Batters can’t leave the box between pitches, “which I don’t mind,” Machado added. “You can just keep a foot in the box and gather yourself again.”
“Getting to the box is where it’s going to speed up guys,” Machado said. “Even pitchers, if you’re down 2-0 how are you going to catch a break and lock yourself back in without getting penalized? It’s the same thing going up there when you’re hitting.
“It’s going to be an interesting year. It’s going to be fun. Who knows where this leads? There’s going to be a lot of strategy that goes into this.”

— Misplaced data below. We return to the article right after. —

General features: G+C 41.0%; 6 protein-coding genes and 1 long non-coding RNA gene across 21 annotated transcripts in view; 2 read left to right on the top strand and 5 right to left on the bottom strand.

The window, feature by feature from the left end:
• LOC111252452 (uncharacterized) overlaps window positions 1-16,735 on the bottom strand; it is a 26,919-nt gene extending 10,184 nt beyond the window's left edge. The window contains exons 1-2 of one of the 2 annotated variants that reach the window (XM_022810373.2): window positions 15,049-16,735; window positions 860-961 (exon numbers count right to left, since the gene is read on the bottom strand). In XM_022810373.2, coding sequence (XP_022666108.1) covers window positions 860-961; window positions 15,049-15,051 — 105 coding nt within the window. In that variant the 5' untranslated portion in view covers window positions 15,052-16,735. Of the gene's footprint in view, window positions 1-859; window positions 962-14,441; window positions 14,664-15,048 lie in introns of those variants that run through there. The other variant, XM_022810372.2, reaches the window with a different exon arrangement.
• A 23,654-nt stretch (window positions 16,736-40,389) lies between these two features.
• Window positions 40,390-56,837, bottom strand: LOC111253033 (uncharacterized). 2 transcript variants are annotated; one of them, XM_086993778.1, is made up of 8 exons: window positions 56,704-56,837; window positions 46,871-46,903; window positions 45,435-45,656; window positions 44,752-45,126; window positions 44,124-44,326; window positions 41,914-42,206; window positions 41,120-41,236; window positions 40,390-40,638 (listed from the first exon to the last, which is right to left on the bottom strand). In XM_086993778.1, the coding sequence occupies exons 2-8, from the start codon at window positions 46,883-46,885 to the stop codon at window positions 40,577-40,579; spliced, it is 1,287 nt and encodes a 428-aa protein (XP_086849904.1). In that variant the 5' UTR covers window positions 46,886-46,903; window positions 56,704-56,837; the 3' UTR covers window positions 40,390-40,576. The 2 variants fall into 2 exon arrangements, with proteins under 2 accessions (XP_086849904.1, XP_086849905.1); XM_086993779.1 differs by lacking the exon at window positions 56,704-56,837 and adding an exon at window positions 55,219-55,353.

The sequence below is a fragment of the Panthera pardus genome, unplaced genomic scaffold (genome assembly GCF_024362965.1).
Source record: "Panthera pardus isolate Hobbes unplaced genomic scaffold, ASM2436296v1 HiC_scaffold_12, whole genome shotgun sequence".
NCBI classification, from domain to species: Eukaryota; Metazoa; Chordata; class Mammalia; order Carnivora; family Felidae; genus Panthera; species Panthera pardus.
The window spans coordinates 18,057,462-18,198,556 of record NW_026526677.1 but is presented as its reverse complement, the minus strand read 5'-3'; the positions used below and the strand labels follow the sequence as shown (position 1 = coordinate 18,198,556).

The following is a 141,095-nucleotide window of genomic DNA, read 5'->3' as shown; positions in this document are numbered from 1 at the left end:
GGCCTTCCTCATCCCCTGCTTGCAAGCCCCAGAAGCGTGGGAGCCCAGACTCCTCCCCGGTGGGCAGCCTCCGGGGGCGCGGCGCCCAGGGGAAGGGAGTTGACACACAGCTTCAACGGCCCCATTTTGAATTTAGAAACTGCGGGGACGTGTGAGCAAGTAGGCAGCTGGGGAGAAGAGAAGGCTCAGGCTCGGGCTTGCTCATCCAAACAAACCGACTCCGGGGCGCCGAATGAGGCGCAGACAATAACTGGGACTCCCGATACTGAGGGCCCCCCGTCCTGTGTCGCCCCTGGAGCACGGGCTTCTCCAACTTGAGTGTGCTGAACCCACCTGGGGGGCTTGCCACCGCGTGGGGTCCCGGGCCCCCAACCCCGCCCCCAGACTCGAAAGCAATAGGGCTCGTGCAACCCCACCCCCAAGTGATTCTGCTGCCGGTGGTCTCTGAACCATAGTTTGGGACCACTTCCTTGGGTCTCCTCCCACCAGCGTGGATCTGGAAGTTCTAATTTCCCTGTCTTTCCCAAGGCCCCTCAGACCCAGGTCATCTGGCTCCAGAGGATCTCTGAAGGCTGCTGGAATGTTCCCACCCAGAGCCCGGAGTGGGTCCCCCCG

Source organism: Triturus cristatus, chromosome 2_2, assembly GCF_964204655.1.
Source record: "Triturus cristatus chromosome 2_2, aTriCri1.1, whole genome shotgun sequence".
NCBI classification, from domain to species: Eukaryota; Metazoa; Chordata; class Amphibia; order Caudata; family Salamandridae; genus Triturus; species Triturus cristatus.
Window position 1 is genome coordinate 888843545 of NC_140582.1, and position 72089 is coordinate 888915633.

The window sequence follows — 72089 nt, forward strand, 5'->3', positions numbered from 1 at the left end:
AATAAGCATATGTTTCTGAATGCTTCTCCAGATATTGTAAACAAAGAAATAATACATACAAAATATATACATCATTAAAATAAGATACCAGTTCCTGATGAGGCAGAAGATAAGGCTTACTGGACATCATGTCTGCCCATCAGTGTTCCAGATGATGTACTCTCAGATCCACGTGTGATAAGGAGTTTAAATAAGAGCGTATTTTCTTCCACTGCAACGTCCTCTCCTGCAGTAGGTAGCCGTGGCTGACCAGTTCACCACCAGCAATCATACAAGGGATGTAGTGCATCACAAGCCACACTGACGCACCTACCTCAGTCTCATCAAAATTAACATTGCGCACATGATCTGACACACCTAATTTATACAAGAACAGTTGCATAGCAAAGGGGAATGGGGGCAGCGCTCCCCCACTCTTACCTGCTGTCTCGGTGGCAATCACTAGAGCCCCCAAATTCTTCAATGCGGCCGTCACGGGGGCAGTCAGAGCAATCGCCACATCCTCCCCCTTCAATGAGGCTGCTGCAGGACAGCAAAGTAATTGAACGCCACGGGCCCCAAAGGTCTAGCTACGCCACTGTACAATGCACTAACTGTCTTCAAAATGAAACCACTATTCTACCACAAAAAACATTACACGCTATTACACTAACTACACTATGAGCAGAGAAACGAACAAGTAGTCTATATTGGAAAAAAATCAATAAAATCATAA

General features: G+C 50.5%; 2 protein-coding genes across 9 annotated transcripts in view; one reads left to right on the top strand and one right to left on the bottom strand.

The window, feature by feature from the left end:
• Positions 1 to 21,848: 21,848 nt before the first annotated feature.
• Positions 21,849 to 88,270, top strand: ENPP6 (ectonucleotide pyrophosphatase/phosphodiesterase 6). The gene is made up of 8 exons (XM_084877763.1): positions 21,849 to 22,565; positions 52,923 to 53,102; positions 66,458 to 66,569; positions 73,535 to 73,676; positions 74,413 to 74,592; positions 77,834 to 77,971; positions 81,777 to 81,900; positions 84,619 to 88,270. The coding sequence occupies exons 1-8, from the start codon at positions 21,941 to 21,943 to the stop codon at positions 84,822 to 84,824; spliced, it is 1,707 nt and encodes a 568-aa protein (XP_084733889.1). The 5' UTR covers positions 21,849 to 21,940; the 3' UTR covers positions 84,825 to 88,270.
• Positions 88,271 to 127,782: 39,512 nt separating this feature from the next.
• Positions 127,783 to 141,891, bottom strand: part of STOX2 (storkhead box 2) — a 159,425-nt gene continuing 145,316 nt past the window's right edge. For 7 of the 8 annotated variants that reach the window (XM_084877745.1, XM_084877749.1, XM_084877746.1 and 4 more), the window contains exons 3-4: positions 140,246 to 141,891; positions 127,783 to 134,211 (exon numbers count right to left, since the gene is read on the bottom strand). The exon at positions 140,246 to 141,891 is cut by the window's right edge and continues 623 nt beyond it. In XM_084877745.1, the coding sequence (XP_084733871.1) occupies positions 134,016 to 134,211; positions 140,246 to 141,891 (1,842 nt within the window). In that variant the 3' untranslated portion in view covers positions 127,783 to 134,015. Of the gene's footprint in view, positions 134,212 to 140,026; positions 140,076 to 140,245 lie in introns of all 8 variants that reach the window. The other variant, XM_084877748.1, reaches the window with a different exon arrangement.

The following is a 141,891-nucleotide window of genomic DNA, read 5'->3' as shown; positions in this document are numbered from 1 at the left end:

Machado will play for the Dominican Republic in the World Baseball Classic, which won’t have a pitch clock.
“I’m going to take my time,” he said.
Padres starter Nick Martinez added that the clock will make things “a little tricky. Got to find some areas that I can save some time so I can get some time when I need it.”
Martinez said the clock will affect how pitches are called.
“Today the way to alleviate the pressure was having the PitchCom with me,” he said. “For the majority of the time (Luis Campusano) was calling the game but if I had a pitch that kind of stood out for me I just pressed it. I didn’t wait for him to call it, I was like ‘I want this one.’ I did it a few times. There are times when I like to slow the game down, so that’ll be interesting.”
Melvin said pitchers and batters will have to adjust as spring training moves along, especially those who go to the WBC and then return to MLB’s new rules.